This paper explores ways in which evaluation is achieved in academic book review articles in the field of linguistics. Evaluation is analysed from a lexical and discourse perspective. From a lexical perspective, evaluation can be associated with meanings inherent in individual lexical terms used by the writer to express opinion about the ‘good-ness’ or ‘bad-ness’ of actions, facts or events. The second perspective is that of evaluation as a feature of discourse. In this view, evaluation does not reside in an individual lexical term but is a category of discourse meaning which can be expressed in many different ways. This paper examines the two main functions that book review articles combine and integrate to achieve evaluation: a) reporting the ideas an author discusses in his or her book as a springboard for a wider evaluation of them and b) discussing the issues they raise and an appraisal of what this means for the community. The assumption is that in a book review article the reviewer can construct his/her own evaluations by using multiple converging voices: his own voice as well as those of other sources referred to in the text. This means that evaluative space is opened up in which the reviewer can specify him/herself as the source of a viewpoint or can cite other authors under review. One strategy by which evaluation seems to be achieved is that of comparing and contrasting these various voices.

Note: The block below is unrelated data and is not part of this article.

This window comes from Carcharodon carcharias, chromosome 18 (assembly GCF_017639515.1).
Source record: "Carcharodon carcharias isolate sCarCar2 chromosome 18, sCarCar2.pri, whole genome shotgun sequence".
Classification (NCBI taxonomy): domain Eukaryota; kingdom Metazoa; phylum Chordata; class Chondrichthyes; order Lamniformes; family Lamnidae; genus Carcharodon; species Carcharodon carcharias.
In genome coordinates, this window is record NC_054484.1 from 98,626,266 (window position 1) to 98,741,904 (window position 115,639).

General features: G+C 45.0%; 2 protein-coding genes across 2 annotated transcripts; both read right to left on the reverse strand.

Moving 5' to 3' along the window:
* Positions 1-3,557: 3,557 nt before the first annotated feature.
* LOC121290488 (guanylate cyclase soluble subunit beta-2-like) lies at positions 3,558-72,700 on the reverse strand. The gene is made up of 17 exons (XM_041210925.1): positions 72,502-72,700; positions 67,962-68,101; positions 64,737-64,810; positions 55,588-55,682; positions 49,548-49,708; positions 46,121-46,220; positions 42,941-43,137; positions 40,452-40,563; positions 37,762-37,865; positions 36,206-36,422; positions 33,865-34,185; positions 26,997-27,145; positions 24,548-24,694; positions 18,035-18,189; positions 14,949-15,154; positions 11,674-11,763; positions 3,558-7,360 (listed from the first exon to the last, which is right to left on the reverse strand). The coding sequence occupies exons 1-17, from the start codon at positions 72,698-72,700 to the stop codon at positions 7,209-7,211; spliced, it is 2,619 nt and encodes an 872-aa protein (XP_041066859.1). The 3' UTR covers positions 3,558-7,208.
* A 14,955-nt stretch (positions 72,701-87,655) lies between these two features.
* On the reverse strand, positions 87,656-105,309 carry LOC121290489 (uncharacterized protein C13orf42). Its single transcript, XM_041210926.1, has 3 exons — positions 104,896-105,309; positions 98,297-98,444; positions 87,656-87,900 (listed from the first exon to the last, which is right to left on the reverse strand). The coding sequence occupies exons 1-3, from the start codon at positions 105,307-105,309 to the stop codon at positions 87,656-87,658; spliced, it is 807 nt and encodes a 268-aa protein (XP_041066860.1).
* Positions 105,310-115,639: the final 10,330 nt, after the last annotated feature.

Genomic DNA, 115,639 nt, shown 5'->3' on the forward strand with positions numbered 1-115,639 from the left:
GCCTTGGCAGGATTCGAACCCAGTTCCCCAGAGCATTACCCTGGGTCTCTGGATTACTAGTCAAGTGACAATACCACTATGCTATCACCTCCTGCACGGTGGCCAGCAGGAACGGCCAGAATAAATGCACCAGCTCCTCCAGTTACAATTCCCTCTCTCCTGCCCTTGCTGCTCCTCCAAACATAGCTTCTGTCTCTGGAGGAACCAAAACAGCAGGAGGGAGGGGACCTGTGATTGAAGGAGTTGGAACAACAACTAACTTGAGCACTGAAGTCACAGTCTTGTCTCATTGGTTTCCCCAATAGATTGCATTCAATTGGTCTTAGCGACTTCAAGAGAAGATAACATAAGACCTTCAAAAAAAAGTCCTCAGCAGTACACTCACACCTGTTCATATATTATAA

Evaluation in academic review articles / Diani, Giuliana. - STAMPA. - 9(2004), pp. 189-203.
|Data di pubblicazione:||2004|
|Titolo:||Evaluation in academic review articles|
|Titolo del libro:||Corpora and Discourse|
|Citazione:||Evaluation in academic review articles / Diani, Giuliana. - STAMPA. - 9(2004), pp. 189-203.|
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